These words spoke to me. Maybe it's not just me? Maybe other women fill each second of their day with 'productive' tasks, pulled in every direction, while still feeling guilty about what they should be doing.

"With more attention than ever placed on a woman's value being based on her ability to juggle both professional and social environments, 'having it all', it seems to have come at a cost where what we are not having enough of, is rest," says mental health expert, Tracey Horton. 

"The average woman today still seems to pride herself in being able to give and do it all, often forfeiting rest and relaxation or using the pseudo belief that if she's not at 'work' then she is relaxing."


Generations of un-selfish women. 

Who doesn't want to be like their mum? Especially if we love and admire them, which most of us do. And even if we don't, many of us still follow their footsteps, eventually. 

"Many women watched their own mothers take care of others via working in the home, caring for children, without hobbies, interests or time for themselves. This legacy has been passed on to current generations of women," says Clinical psychologist Phoebe Rogers.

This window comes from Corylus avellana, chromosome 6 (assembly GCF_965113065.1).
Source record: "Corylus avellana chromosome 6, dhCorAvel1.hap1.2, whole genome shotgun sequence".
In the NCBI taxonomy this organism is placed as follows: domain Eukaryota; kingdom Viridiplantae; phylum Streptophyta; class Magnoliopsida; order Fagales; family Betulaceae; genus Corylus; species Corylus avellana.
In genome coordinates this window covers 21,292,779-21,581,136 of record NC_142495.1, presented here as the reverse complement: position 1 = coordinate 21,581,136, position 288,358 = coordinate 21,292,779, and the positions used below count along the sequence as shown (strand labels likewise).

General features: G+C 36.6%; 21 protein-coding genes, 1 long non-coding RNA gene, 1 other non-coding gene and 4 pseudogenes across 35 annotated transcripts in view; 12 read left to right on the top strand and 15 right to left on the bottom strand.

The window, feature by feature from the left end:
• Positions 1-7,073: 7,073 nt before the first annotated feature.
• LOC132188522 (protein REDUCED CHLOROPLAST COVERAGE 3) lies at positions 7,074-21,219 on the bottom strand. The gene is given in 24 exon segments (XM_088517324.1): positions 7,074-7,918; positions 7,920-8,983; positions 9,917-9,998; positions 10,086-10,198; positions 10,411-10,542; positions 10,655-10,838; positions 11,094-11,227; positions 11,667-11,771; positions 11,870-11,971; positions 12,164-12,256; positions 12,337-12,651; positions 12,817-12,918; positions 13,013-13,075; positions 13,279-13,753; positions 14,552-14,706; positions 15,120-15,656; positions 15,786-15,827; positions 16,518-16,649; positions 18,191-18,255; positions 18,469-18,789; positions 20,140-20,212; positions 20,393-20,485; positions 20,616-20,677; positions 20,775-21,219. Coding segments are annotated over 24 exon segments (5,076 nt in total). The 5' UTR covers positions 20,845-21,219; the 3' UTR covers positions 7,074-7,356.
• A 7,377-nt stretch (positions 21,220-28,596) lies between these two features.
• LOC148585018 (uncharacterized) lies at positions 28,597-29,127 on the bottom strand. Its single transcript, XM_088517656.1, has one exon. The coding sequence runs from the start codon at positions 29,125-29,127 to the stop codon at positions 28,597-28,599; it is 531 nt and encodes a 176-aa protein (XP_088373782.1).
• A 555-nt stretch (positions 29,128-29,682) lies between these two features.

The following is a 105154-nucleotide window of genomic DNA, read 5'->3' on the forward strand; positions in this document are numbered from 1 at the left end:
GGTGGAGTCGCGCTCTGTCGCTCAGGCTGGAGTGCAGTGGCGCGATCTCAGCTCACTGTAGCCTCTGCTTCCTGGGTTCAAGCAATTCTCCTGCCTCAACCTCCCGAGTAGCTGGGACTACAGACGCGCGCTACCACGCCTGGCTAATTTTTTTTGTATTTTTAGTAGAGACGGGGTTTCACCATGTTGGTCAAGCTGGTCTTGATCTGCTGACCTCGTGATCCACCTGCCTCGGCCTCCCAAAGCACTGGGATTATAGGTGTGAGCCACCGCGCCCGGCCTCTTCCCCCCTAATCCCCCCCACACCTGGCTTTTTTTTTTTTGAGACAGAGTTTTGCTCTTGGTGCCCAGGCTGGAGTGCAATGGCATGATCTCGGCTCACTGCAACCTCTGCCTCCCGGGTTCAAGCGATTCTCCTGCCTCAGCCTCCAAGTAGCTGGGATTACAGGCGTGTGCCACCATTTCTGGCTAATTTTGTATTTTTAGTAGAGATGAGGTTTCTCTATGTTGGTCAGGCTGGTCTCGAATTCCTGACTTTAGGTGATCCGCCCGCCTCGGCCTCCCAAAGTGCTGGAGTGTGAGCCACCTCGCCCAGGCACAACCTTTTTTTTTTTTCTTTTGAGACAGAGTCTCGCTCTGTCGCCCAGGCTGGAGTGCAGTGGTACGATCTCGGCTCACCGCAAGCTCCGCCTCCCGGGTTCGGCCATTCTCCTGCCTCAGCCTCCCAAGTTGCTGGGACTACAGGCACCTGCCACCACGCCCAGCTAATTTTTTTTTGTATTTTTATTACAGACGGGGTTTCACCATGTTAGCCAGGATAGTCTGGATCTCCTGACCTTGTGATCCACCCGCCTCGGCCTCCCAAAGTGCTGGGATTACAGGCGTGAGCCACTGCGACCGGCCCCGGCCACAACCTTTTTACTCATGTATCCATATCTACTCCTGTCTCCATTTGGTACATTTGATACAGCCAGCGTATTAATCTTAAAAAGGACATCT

"And then women battle their own guilt and shame if they consider prioritising themselves, saying 'no', and having boundaries. Others have called us selfish for daring to prioritise ourselves."

Making matters worse, says Phoebe, is that many women don't know how to relax, because they've never really tried. 

"Also, if a woman is partnered up with someone who works long hours, she may feel trapped and that she can't ask for help because her partner is stressed or busy. It's a vicious cycle of not reaching out for help, or not knowing how to."

Why rest and relaxation matters. 

Remember that old adage, fit your own oxygen mask first? It's a cliche, for sure, but cliches are steeped in truth, and this one applies to all aspects of life. Relaxation included. 

"Relaxation creates the release of stress held in our muscles, to not release this causes our bodies to become exhausted and our immune system then gets weak allowing sickness in," says Tracey.